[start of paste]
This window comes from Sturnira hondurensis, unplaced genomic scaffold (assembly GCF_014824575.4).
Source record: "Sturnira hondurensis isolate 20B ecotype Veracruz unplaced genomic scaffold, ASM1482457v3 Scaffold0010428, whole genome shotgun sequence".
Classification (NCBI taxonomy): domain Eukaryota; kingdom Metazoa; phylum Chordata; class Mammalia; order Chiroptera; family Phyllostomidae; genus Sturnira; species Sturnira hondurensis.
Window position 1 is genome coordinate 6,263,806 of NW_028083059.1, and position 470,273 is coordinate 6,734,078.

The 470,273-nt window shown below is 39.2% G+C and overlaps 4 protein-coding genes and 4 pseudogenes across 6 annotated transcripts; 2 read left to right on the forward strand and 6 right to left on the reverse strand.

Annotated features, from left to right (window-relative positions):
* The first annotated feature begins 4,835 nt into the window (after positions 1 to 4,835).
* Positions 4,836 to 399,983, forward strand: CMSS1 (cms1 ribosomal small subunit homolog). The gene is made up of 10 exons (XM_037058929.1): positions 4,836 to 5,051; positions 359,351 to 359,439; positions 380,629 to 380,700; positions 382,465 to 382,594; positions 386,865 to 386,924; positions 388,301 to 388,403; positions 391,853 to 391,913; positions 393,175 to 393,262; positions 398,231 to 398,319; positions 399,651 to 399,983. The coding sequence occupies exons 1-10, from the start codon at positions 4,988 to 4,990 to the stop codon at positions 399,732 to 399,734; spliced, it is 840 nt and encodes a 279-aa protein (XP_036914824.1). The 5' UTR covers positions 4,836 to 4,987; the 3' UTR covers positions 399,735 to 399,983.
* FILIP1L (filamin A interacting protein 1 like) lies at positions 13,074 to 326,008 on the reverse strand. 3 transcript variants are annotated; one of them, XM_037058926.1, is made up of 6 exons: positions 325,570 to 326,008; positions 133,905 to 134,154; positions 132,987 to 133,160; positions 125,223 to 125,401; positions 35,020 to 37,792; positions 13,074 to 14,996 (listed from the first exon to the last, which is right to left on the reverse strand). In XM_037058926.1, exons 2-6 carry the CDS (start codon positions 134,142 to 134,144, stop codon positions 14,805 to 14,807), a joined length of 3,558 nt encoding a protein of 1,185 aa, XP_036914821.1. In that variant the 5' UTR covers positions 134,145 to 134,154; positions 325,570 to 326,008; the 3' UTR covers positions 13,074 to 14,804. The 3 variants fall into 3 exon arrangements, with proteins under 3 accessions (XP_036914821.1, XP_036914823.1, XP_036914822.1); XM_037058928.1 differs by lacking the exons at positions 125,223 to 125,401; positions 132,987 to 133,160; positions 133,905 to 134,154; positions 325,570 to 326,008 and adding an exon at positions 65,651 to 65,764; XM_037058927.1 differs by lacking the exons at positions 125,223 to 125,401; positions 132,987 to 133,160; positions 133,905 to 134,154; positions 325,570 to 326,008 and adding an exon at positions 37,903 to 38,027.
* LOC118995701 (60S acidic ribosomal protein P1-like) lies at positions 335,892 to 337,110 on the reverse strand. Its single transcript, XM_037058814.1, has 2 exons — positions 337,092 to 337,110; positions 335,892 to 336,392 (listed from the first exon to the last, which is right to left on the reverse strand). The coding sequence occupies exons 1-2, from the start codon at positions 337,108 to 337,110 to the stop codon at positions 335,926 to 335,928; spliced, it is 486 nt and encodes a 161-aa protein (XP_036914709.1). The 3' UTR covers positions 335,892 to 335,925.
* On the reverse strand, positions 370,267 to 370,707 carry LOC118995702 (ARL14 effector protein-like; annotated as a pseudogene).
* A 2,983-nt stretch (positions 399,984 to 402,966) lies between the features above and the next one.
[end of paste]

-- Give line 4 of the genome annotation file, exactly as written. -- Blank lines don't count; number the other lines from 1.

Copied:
Window position 1 is genome coordinate 6,263,806 of NW_028083059.1, and position 470,273 is coordinate 6,734,078.